Several years ago, I stumbled across the concept of Out of Bounds Photography (OoB – that’s with a B, not a weird alien from Dr Who) and thought this was great stuff. Some people in the lab here had contributed some technology to the (now discontinued) Digital Image suite of tools, including some clever image segmentation work which made extracting the foreground object really easy compared to the laborious and very fiddly process of manual segmentation.
We decided we’d do a little investigation in the area of OoB to see what else we could do, resulting in a 2009 paper which talked about assisting the user further and creating more realistic frames and shadows – there’s a snapshot of a tool we created on the third page of that paper. Unfortunately, there were too many other calls on our time to actually get round to polishing the tool sufficiently to make it generally available. At pretty much the same time, Office 2010 hit the market – and this includes the next generation of the segmentation techniques that went into Digital Image. PowerPoint turns out to be a fairly slick picture editing tool (yes, really) and, with this new foreground segmentation (or “background removal” as it’s referred to within the Office applications), basic OoB is almost as easy within PowerPoint as it was in our less than robust tool.
If you like the idea of playing with OoB, but don’t like the idea of having to work too hard at it, here’s the easy way get started…
Step one: find a picture which has a strong background in one plane and a strong foreground in a perpendicular-ish one – for example, a landscape (horizontal “background”) with a building in it (vertical “foreground”); or someone coming through a door (vertical background in the plane of the page, say, and vertical foreground but in the plane out of the page). It’s good to have this separation because there’s a “space” in which to inject the frame between the two planes without looking too artificial. Of course, it’s really all thoroughly artificial and just fooling our eyes, and you can create some amazing OoB images without following those rules of thumb – see the Flickr group for many fine examples. I’m going to start off with the wind surfer below.
Paste that into a blank PowerPoint slide and draw a closed polygon roughly where you want the frame to be. Make the frame nice and fat and 3d, via right click, format shape – you can tweak the shape by using Edit Points.
Set the shape fill to be the same image: to begin with it won’t be properly aligned or sized, and that’s the next job to tackle in this workflow. There are two approaches:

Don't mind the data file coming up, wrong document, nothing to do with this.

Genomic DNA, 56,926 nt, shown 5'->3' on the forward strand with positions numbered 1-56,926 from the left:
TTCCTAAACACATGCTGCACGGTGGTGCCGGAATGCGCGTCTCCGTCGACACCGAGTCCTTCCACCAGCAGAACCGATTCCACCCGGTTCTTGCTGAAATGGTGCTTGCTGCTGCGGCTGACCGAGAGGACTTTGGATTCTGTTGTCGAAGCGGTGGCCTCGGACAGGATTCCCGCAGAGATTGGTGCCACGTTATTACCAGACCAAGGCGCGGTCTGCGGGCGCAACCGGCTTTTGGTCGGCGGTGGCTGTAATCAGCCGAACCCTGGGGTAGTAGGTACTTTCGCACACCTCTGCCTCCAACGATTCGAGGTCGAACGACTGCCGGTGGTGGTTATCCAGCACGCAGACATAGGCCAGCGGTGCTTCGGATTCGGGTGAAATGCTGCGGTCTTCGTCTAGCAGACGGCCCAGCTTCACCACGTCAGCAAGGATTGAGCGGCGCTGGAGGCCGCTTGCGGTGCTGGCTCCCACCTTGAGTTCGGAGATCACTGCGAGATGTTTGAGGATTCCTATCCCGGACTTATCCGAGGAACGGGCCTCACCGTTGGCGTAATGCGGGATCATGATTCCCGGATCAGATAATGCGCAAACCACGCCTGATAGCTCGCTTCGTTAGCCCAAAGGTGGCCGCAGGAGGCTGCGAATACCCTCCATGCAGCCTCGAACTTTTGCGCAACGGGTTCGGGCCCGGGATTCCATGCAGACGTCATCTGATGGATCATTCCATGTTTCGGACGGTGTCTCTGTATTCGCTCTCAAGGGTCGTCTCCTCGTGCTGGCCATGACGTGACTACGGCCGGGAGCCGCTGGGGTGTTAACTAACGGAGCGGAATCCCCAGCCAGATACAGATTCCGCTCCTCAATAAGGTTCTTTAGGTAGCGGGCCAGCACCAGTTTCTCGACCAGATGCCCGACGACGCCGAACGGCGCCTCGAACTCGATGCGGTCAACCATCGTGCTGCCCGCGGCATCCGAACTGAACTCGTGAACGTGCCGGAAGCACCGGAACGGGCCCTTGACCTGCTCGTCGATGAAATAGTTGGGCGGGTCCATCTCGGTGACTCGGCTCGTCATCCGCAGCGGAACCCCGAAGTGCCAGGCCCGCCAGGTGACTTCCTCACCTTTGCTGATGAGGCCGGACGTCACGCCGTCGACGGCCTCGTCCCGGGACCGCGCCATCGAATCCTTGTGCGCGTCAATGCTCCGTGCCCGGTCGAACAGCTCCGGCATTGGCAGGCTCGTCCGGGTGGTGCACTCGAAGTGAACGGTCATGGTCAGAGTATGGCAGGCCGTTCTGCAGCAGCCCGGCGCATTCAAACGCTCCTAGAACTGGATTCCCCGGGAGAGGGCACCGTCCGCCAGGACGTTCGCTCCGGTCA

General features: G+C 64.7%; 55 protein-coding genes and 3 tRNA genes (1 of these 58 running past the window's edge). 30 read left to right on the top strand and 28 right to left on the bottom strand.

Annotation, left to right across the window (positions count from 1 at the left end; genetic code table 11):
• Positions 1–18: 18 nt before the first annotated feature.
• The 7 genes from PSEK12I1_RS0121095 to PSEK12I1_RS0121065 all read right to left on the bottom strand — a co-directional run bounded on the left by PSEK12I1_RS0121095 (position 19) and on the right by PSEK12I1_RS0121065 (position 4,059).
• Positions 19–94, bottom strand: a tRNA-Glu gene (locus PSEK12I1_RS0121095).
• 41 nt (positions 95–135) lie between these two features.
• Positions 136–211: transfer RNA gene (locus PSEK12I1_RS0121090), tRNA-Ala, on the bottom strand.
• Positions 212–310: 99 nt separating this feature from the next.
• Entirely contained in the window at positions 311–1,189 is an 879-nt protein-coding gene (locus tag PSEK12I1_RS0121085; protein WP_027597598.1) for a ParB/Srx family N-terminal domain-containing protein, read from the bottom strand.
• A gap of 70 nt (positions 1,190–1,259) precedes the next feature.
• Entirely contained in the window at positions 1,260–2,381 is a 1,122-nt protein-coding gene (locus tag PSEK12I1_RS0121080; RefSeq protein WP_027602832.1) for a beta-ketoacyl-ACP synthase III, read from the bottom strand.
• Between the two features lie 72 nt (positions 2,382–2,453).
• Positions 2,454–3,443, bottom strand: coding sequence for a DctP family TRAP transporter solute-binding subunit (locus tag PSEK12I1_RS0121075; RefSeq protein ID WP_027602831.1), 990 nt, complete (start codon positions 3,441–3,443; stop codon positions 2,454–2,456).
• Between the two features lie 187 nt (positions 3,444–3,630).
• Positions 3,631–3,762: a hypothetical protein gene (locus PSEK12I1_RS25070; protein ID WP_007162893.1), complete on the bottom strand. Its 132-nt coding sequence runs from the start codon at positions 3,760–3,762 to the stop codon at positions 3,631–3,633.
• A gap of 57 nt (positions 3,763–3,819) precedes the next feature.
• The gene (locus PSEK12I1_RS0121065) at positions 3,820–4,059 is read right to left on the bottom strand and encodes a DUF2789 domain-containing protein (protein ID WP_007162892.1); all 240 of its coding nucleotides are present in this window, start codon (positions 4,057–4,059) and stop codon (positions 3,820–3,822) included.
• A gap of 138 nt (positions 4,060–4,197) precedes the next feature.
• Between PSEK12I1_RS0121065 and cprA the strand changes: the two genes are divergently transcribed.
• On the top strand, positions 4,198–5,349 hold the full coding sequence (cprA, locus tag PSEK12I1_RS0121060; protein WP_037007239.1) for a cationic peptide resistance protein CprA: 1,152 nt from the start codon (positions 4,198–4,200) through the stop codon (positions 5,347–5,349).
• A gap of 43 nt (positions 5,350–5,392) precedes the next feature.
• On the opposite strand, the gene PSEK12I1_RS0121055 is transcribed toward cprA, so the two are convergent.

The first is to and set the image fill to tile mode (which removes the image scaling, i.e., the image is now the same size as the original, and only the offset is wrong). I find it simplifies things to make the frame polygon translucent temporarily, then set the horizontal and vertical offsets in the picture layout properties dialog box such that the frame contents align with the background image. (Note that if you change the polygon shape or position, you’ll almost certainly have to realign the frame fill.)
Another approach is to leave the image as stretched but engage “crop mode” – from there you can manipulate the image by dragging the image handles. (Thanks to Tucker Hatfield for that suggestion.) The crop button is in Picture Tools, on the Format tab: clicking it gives something like the image below:
Whichever approach you take, you should end up with something like below. (I find it helps to do the final alignment when zoomed in quite a bit.)
The next step is to remove the unwanted background. Bring the full image to the front (or send the frame to the back) and use the background removal tool to get rid of everything you don’t want to have showing outside of the frame space – it doesn’t matter if the segmentation is good inside the frame since that will show through from the frame component beneath when you’re finished; just concentrate on stuff that happens outside. Because you can’t see the frame component while you’re working on background removal, it might be worth creating a copy of the frame alongside this or in another window, so you can remind yourself what is actually in the frame.
You can add shadows and other effects easily in PowerPoint, to emphasise the 3d-ness of the result too.
That’s it. Fairly basic stuff compared to, say, some of the pictures in the Flickr group, but have fun.